I have just started reading James Whitman’s The Verdict of Battle, which is a study of the law of war and the history of battle warfare in the eighteenth century. David Bell has reviewed the book here. I expect that I’ll have more to say about the book as I make my way through it, but for now I will just present a passage for your consideration. Here Whitman describes the change from the confined battle warfare of the eighteenth century to more expansive, less controlled forms of warfare:

Once new republican forms began to shoulder monarchy off the stage, once war cease to be a means of the acquisition of (dynastic) property and became a means of spreading new forms of government through the world [bold mine-DL], war exploded beyond the confines of the classic battlefield. Once war-making ceased to be a symbolic expression of settled sovereign legitimacy and became instead a means of contesting legitimacy, it spiraled out of control.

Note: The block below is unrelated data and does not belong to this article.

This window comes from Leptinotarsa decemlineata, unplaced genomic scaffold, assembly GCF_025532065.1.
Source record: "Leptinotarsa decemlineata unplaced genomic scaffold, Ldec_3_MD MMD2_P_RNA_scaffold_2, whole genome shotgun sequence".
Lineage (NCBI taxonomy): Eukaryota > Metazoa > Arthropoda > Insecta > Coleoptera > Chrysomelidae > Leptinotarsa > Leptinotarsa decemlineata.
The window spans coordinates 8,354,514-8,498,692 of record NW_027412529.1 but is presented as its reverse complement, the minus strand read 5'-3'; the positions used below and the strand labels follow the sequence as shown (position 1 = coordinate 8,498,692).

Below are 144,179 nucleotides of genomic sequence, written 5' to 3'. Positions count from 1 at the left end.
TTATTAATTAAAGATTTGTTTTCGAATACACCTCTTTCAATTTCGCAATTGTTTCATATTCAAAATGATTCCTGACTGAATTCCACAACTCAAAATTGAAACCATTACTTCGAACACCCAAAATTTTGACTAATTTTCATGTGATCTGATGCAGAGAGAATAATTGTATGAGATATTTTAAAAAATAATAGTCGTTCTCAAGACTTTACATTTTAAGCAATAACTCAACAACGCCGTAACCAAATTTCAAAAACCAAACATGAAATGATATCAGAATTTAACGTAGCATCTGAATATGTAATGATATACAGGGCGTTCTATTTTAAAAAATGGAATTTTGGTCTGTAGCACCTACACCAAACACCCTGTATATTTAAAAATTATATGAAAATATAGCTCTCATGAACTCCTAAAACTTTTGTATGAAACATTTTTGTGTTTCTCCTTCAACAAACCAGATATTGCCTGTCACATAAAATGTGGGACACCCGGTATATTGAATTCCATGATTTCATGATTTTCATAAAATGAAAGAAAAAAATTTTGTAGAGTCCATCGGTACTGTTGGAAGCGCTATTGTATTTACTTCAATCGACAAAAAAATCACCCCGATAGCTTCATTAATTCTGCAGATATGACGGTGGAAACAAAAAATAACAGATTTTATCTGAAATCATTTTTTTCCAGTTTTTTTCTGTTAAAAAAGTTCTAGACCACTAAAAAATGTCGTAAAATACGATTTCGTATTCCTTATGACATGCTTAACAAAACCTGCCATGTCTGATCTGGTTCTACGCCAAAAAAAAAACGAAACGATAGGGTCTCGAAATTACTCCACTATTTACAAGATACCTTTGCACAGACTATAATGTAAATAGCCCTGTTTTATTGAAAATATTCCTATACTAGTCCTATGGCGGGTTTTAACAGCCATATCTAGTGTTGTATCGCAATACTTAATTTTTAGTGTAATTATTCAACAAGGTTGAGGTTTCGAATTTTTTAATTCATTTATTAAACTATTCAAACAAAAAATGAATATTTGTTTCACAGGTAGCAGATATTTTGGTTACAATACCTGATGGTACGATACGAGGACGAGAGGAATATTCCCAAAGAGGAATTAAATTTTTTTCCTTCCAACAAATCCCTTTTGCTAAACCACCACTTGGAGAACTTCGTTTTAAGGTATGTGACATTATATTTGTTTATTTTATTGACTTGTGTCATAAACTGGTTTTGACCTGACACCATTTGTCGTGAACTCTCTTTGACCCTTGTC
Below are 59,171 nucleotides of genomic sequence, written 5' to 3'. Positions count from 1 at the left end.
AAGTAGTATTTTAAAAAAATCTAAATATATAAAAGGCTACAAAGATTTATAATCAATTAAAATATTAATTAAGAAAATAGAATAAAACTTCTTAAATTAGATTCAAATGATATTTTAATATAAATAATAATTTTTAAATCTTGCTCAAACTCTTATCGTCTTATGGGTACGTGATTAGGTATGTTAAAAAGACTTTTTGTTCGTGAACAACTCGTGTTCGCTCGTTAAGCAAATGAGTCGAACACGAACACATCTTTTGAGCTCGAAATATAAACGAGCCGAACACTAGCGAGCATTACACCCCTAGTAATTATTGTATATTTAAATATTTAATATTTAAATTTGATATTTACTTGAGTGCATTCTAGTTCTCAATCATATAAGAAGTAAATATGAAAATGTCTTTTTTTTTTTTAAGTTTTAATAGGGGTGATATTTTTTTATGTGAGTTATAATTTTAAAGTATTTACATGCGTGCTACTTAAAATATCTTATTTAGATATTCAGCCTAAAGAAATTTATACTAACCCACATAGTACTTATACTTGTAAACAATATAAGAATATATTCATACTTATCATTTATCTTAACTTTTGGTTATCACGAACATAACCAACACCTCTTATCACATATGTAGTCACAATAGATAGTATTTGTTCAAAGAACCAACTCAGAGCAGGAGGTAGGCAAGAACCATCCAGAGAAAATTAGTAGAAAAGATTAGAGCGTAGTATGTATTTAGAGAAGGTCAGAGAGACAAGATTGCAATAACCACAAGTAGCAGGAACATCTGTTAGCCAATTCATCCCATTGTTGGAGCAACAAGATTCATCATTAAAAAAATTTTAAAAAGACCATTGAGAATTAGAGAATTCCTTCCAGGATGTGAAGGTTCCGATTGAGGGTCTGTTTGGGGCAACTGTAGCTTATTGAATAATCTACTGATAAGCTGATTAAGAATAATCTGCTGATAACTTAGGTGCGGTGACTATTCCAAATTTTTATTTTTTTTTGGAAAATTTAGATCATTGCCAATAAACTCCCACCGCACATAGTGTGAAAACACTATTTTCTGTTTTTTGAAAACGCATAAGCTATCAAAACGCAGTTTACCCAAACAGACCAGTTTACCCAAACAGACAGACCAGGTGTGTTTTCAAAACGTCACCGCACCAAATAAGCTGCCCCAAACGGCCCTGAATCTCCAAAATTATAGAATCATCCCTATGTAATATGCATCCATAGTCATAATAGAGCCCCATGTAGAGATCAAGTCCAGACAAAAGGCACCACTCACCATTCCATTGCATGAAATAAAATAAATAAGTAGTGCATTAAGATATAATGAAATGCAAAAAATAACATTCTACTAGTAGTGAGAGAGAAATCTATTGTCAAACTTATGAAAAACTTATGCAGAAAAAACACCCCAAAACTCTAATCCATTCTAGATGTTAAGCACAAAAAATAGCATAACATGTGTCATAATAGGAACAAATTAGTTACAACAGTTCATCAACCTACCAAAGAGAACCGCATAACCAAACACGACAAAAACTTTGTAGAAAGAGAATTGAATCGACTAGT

At the same time, ominously, the historic understanding of battle as a “tacit contract of chance” vanished. Eighteenth-century law treated battles as wagers, which meant that commanders and lawyers alike accepted the proposition that great questions of state could be decided, in some measure, by chance or Fortune. This willingness to accept decision by chance broke down dramatically in the nineteenth century. Battle ceased to be the kind of legal wager eighteenth-century Europeans had conceived it to be. Instead observers began to think of battle increasingly in millenarian terms, as a way of making history. Battle became the subject of a kind of Great Event theory of history, close in spirit to the Great Man theories that also swept European culture in the early decades of the nineteenth century. Instead of serving as a procedure to settle conflicts between dynastic monarchs, it began to represent something much grander and much more dangerous: the verdict of history [bold mine-DL]. War ceased to belong to the realm of Fortune and entered the perilous realm of Destiny. (p. 22-23)